How far all of this is from W.E.B. Du Bois (1868–1963), who is often considered the father of black studies, but whose highest objective — at least before he, alas, became a Communist — was to convey to students that the cultural heritage of Western civilization belonged to them every bit as much as it did to anyone else. “I sit with Shakespeare,” he famously wrote, “and he winces not. Across the color line I move arm and arm with Balzac and Dumas…. I summon Aristotle and Aurelius and what soul I will, and they come all graciously with no scorn nor condescension.”
While I was following this story about the AP course in black studies, I happened to come across a reference to a 2007 movie called The Great Debaters, produced by Oprah Winfrey, written by Robert Eisele, and directed by Denzel Washington. I sought it out. Based on a true story, it stars Washington as the real-life Melvin B. Tolson, who in 1935 is a teacher at Wiley College, a black institution in Marshall, Texas. Tolson (who would go on to become a noted poet) encourages his pupils, all of them well-dressed and well-behaved, not to see themselves as victims — even though in that time and place they most assuredly were — but as American citizens, fully equal to anyone else. The goal of antebellum slave masters, Tolson tells them, was to “keep the slave physically strong but psychologically weak. Keep the body, take the mind.” By contrast, his own goal is “to help you to find, take back, and keep your righteous mind.”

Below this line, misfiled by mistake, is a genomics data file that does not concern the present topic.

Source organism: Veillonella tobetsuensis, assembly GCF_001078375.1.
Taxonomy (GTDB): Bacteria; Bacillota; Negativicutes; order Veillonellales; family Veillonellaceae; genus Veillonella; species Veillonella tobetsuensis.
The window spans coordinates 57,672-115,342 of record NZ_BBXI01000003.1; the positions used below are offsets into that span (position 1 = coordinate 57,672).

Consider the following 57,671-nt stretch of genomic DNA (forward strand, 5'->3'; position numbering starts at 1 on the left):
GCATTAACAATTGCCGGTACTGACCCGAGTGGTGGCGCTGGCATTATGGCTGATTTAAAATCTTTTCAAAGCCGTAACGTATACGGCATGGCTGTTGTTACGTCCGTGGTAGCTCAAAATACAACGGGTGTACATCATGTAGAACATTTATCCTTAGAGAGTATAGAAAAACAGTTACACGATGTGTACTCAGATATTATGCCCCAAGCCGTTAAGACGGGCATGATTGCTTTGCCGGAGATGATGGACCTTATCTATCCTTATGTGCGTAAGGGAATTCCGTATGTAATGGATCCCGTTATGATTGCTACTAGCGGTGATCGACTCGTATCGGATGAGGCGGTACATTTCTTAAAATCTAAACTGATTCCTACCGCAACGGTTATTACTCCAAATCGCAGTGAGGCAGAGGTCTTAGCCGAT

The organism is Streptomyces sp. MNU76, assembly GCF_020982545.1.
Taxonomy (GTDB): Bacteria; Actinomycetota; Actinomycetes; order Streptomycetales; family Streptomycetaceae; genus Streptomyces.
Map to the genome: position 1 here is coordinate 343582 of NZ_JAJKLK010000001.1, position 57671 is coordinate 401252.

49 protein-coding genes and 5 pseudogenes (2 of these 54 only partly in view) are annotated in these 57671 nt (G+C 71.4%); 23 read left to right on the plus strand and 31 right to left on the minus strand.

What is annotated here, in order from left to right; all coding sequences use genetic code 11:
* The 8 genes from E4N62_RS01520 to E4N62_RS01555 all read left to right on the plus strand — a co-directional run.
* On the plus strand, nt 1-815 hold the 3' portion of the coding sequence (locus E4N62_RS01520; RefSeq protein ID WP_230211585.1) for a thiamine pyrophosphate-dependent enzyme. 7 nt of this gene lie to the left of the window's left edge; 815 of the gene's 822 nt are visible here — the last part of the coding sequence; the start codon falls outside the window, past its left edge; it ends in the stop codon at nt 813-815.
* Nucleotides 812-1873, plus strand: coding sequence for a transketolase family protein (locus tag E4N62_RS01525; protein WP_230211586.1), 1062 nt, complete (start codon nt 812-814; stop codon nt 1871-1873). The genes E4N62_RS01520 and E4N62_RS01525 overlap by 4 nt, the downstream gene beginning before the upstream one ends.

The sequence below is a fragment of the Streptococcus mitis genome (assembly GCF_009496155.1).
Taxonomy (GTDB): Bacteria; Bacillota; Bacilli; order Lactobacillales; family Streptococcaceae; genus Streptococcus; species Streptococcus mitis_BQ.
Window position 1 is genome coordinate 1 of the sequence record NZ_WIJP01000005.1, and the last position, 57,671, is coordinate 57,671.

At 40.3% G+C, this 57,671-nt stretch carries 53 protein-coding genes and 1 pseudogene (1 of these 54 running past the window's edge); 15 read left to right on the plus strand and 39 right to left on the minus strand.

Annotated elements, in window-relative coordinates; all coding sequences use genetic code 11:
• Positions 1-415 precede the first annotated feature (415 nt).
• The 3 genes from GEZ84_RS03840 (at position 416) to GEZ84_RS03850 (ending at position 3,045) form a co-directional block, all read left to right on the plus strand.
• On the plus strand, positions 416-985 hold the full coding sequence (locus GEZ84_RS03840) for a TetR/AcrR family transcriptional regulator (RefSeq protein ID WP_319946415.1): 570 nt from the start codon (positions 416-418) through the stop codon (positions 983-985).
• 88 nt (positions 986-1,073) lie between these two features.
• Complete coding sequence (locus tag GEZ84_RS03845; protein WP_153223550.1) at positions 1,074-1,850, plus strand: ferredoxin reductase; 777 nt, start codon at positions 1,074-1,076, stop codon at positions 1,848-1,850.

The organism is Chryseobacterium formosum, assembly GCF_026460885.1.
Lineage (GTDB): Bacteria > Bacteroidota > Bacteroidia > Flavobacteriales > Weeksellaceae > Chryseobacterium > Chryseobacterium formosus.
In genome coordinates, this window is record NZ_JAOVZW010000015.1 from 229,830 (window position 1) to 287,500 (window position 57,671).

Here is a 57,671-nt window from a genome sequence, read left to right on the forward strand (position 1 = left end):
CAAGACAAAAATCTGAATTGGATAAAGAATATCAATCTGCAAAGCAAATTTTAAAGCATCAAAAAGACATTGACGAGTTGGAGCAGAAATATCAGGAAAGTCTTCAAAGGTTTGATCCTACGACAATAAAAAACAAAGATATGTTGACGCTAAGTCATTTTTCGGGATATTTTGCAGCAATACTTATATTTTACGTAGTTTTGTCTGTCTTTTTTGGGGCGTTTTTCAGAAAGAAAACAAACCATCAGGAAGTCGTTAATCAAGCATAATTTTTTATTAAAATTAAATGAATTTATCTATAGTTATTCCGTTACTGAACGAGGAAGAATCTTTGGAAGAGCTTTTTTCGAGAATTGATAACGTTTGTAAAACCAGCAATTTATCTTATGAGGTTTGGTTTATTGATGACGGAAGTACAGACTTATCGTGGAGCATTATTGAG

He is a wonder of a teacher, opening his first class by reciting the Langston Hughes poem “I, Too” (which ends “I, too, am America”), by rhapsodizing over the black writers and artists who were, at that moment, creating the cultural flowering known as the Harlem Renaissance, and by interacting in stimulating fashion with a student, Henry Lowe (Nate Parker), who turns out to know Greek mythology cold and to be able to quote intelligently from James Joyce and D.H. Lawrence. Later we meet another professor, the real-life James L. Farmer Sr. (Forest Whitaker), who, we learn, “walked from Florida to Massachusetts to go to college.”
The movie tells the inspiring story of how Tolson took a small group of his students, the products of humble Texas schools, and turned them into a first-rate debating team that ended up defeating its Harvard counterpart. (In real life, Wiley beat USC, which at the time had the nation’s top-ranked team.) No, Tolson doesn’t sugarcoat racism — on the contrary. But his message to his students is not to be cowed or embittered or radicalized by it but, rather, to beat the racists at their own game; instead of viewing American society as your enemy, build yourself up into someone who’s able to triumph on society’s own terms — and who’s in a position to help change society for the better.
In short, The Great Debaters teaches a healthy lesson in personal empowerment — the very opposite of the dead-end victimization mentality encouraged by today’s black studies. How ironic that in the depths of the Depression, in the heart of racist east Texas, black students were being taught how to lift themselves up and make valuable contributions to a nation that oppressed them, whereas today, in a far less racist America, people like Keeanga-Yamahtta Taylor are passing on to their students a cynical formula for acrimony and defeat.
And here’s another depressing thought: it’s almost impossible to imagine The Great Debaters, which was released a mere 16 years ago, being made today by a major Hollywood studio. In the post–George Floyd era, when race is everything and racism supposedly everywhere, the movie’s message is utterly incompatible with the toxic racial zeitgeist.